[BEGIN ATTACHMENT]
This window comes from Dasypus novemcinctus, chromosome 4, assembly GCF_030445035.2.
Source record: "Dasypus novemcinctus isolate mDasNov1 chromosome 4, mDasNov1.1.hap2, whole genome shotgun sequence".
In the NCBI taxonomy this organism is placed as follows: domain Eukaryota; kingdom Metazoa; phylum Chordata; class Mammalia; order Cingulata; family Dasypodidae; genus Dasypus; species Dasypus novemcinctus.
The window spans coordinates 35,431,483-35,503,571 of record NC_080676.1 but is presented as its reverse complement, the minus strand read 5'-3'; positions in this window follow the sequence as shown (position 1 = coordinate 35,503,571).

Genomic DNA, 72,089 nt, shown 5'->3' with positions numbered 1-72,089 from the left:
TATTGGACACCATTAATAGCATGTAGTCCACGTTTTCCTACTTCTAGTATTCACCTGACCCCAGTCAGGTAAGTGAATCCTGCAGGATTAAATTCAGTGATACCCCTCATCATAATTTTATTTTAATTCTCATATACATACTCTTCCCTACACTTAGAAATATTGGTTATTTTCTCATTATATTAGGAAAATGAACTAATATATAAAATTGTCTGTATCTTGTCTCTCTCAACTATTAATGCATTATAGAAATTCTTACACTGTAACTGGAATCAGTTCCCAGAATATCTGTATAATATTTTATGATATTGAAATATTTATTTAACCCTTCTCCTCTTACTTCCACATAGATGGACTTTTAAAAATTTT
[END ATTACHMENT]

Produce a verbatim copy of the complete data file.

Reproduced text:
This window comes from Dasypus novemcinctus, chromosome 4, assembly GCF_030445035.2.
Source record: "Dasypus novemcinctus isolate mDasNov1 chromosome 4, mDasNov1.1.hap2, whole genome shotgun sequence".
In the NCBI taxonomy this organism is placed as follows: domain Eukaryota; kingdom Metazoa; phylum Chordata; class Mammalia; order Cingulata; family Dasypodidae; genus Dasypus; species Dasypus novemcinctus.
The window spans coordinates 35,431,483-35,503,571 of record NC_080676.1 but is presented as its reverse complement, the minus strand read 5'-3'; positions in this window follow the sequence as shown (position 1 = coordinate 35,503,571).

Genomic DNA, 72,089 nt, shown 5'->3' with positions numbered 1-72,089 from the left:
TATTGGACACCATTAATAGCATGTAGTCCACGTTTTCCTACTTCTAGTATTCACCTGACCCCAGTCAGGTAAGTGAATCCTGCAGGATTAAATTCAGTGATACCCCTCATCATAATTTTATTTTAATTCTCATATACATACTCTTCCCTACACTTAGAAATATTGGTTATTTTCTCATTATATTAGGAAAATGAACTAATATATAAAATTGTCTGTATCTTGTCTCTCTCAACTATTAATGCATTATAGAAATTCTTACACTGTAACTGGAATCAGTTCCCAGAATATCTGTATAATATTTTATGATATTGAAATATTTATTTAACCCTTCTCCTCTTACTTCCACATAGATGGACTTTTAAAAATTTT